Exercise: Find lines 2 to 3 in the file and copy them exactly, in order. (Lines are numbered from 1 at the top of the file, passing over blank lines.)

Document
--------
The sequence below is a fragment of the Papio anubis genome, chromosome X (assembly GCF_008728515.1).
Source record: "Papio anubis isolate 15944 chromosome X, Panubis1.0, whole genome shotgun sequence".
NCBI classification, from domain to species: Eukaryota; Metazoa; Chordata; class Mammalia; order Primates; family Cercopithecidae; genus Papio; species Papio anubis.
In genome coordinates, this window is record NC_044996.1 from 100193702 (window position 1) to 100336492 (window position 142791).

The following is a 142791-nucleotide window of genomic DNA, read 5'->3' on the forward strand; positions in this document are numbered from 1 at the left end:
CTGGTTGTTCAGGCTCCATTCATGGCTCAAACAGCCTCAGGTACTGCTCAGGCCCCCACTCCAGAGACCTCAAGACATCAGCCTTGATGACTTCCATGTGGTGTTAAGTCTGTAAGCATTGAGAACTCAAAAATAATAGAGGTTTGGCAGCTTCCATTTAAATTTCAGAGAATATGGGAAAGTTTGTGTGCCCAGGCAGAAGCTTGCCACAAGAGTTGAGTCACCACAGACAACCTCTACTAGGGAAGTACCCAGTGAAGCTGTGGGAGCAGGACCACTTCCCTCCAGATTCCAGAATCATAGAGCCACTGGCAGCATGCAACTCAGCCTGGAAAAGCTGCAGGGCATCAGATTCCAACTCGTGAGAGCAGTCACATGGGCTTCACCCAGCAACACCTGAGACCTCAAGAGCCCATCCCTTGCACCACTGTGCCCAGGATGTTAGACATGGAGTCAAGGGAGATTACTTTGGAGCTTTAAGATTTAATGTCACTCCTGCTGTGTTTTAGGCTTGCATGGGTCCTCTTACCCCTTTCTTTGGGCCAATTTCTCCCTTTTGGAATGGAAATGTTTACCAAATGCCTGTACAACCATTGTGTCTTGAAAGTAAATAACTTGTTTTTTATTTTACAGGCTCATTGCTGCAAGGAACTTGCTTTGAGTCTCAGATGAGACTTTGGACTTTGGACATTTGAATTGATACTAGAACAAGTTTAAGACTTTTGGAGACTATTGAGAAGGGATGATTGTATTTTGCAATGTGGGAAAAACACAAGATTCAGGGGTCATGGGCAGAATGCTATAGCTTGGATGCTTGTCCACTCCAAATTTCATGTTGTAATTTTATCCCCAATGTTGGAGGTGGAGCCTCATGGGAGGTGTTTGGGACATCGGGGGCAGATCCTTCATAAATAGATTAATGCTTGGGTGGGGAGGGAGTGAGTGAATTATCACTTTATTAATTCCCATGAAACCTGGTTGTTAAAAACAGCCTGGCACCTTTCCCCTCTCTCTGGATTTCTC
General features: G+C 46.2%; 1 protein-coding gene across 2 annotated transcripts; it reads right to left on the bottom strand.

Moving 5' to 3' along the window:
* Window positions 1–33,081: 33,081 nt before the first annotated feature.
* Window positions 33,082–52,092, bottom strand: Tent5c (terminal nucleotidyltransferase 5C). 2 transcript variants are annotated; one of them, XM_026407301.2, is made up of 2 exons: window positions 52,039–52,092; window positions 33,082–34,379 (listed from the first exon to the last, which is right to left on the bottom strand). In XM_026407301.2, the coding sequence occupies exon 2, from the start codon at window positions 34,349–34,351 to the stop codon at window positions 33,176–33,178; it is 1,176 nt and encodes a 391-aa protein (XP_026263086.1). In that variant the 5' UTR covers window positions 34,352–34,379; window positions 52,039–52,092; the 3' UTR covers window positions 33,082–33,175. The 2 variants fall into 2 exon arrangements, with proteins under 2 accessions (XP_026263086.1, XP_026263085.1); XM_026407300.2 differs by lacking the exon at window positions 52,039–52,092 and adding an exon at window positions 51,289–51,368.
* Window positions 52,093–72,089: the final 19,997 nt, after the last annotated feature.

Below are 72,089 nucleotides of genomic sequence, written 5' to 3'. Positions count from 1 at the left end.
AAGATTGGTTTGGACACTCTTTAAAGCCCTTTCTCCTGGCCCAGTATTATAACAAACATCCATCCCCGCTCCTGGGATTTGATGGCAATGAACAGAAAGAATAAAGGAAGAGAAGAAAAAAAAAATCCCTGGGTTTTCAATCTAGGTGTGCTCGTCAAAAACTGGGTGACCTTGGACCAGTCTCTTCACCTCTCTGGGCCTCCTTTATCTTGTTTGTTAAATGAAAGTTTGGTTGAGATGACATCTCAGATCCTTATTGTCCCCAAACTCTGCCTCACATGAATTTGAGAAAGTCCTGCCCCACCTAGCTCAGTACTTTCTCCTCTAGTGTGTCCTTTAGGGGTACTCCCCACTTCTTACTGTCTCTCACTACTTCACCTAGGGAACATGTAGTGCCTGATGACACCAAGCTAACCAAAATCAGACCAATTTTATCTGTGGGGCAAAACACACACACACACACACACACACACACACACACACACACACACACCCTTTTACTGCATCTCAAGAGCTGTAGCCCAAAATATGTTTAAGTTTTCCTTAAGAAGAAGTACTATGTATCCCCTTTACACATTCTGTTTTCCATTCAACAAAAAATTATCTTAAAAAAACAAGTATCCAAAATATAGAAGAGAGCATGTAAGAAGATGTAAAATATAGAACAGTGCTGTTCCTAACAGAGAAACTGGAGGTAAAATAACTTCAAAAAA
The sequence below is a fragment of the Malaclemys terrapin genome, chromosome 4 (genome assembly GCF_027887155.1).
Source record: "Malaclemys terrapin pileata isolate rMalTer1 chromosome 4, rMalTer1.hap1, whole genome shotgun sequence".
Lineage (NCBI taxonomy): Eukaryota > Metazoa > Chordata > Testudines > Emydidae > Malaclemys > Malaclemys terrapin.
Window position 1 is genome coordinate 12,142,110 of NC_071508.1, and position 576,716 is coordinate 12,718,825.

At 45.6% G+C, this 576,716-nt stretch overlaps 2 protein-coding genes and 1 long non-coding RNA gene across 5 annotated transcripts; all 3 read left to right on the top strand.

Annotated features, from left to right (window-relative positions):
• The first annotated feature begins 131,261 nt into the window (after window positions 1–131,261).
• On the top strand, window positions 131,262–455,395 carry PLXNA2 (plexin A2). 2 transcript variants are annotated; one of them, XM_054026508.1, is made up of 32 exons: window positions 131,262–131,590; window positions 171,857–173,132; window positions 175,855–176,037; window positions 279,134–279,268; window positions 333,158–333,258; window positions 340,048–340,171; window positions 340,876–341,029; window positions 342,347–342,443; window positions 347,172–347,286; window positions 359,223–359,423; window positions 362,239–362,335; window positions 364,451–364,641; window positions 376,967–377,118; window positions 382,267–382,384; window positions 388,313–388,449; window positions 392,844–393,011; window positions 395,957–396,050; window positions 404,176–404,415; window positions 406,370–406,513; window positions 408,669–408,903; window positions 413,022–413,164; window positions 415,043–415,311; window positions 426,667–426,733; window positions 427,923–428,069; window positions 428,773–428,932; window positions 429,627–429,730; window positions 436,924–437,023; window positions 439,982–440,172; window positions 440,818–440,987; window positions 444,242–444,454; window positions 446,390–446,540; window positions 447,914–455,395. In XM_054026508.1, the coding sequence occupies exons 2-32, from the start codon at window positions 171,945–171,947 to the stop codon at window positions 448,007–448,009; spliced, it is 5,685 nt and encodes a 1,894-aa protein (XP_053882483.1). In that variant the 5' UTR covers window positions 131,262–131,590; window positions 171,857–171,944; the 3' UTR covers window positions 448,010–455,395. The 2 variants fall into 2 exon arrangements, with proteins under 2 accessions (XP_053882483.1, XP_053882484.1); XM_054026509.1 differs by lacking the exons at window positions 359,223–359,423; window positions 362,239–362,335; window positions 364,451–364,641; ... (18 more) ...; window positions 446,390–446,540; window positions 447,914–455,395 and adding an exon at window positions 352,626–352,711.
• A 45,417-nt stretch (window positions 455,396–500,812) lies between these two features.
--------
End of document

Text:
Source record: "Papio anubis isolate 15944 chromosome X, Panubis1.0, whole genome shotgun sequence".
NCBI classification, from domain to species: Eukaryota; Metazoa; Chordata; class Mammalia; order Primates; family Cercopithecidae; genus Papio; species Papio anubis.